BELLA UNION 19th August 2016
Apparently “a group of our favourite orphaned songs that have banded together to form a unit”, this generous EP is the perfect Ezra Furman sampler, coming at you from different facets of Ezra’s psyche. He’s a borrower and the set is almost six different personae and I can name some of the places they are coming from.
We kick off with what Ezra calls the rock and roll side (hang on in there, those folks without a record player). Teddy I‘m Ready is an intense strum building to a glam-falsetto-showtune. It belongs in a big modern Broadway show. Halley’s Comet shows us an Ezra who is through with waiting and is feeling inspired. In Little Piece Of Trash, Ezra is one. He gets kicked around, he most strenuously doesn’t care and he almost enlists The E-Street Band to tell us. Big on rock glam camp.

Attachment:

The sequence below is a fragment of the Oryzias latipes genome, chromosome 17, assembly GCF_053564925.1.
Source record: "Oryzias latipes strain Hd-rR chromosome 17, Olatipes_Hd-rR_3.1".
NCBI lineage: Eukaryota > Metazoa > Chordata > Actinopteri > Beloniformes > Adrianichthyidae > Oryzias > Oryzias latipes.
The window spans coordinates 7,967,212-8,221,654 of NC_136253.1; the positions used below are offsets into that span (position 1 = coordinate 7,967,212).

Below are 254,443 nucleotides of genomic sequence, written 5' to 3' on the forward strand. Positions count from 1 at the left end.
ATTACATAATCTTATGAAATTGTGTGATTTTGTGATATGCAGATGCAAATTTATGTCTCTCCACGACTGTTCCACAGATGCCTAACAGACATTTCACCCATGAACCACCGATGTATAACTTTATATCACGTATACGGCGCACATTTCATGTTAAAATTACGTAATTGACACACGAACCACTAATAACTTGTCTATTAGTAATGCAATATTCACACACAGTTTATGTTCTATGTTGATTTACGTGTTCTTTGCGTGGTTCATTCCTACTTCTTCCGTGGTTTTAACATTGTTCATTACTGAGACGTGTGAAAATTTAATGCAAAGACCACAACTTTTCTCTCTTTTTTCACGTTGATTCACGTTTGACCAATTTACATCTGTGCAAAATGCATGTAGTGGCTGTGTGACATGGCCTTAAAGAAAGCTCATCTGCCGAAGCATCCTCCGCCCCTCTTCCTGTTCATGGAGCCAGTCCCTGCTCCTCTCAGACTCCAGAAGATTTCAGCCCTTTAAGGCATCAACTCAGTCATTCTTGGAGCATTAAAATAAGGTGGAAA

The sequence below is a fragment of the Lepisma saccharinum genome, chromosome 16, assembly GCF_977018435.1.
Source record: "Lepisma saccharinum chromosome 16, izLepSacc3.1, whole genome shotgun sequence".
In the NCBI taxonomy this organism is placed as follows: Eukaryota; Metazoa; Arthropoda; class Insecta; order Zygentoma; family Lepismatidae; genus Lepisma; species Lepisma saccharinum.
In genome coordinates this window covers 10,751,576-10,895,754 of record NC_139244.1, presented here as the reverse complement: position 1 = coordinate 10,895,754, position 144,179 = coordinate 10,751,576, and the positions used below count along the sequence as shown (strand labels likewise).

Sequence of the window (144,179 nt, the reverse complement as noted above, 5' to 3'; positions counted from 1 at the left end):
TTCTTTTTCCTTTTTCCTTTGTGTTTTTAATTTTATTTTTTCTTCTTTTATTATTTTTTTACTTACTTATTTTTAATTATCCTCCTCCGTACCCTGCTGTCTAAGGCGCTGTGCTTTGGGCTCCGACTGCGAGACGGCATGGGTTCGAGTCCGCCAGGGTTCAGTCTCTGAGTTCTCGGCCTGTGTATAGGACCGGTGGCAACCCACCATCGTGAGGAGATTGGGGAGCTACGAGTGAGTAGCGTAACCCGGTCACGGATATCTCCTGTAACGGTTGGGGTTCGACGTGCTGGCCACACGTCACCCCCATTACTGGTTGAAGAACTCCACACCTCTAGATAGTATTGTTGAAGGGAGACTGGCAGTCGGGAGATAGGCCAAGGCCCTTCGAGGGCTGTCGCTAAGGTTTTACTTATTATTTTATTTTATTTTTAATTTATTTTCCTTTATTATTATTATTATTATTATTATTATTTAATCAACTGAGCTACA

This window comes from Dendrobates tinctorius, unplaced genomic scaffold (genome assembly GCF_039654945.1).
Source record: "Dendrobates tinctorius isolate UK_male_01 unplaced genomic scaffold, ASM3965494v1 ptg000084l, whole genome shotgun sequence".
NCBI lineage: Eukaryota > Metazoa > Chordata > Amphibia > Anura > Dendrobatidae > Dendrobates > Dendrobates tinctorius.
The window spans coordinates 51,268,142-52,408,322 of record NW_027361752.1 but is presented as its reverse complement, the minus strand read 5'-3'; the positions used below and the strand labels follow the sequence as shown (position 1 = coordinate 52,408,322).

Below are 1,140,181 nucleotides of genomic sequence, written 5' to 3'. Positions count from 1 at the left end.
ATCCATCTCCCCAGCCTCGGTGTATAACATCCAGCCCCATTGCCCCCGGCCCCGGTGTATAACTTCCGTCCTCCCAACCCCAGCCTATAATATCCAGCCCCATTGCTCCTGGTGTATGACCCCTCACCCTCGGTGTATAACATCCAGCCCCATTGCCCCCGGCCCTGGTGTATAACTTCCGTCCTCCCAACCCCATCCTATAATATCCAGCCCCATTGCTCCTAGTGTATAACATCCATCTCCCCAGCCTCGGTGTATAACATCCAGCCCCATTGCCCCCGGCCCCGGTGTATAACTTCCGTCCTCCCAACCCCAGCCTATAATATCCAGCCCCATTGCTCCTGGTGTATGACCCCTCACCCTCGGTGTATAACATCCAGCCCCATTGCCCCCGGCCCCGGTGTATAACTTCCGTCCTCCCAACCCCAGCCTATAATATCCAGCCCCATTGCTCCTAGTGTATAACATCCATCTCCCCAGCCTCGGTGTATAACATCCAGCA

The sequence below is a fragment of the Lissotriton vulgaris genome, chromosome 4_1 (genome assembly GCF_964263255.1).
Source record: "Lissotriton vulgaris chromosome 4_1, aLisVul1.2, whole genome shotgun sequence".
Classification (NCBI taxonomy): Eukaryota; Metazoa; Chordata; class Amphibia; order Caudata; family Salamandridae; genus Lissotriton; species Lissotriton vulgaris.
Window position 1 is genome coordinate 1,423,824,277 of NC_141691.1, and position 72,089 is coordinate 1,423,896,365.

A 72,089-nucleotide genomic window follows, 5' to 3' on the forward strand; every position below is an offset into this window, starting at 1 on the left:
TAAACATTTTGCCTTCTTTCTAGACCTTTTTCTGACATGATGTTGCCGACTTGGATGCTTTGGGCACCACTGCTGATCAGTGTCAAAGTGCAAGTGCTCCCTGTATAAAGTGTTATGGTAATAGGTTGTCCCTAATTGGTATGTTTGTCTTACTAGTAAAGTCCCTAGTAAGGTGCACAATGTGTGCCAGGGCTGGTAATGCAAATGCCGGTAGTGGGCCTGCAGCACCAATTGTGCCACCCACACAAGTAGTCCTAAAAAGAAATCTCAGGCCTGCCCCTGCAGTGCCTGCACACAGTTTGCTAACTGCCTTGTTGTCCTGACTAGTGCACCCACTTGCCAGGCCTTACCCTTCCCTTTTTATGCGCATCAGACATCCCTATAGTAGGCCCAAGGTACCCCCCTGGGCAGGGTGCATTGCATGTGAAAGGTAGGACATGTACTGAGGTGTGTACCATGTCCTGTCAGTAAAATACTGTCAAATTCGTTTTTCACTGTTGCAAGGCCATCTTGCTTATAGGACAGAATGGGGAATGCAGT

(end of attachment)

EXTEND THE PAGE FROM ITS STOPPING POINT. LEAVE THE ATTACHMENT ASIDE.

Moving on to the acoustic side, Penetrate is hilarious. Plucked carefully on solo acoustic guitar, it is a thoughtful folk hymn that is half-sincere and half-innuendo. I don’t know what to make of it and love it for its twisted conception. Splash Of Light fails to convince but is over in moments, leaving us with Ezra’s Leonard Cohen moment. The Refugee, dedicated to his grandfather and drawn from Ezra’s Jewish roots in an exodus from the Nazis. In the way that he can’t help doing, he puts on Lenny’s clothes to deliver strung out flat vocal lines, the signature never-ending strum and gypsy-inflected strings.
If you have a little home for camp or dressing up in your heart; if you like a man who plays with image – visually and musically – this can’t help but tickle your ears.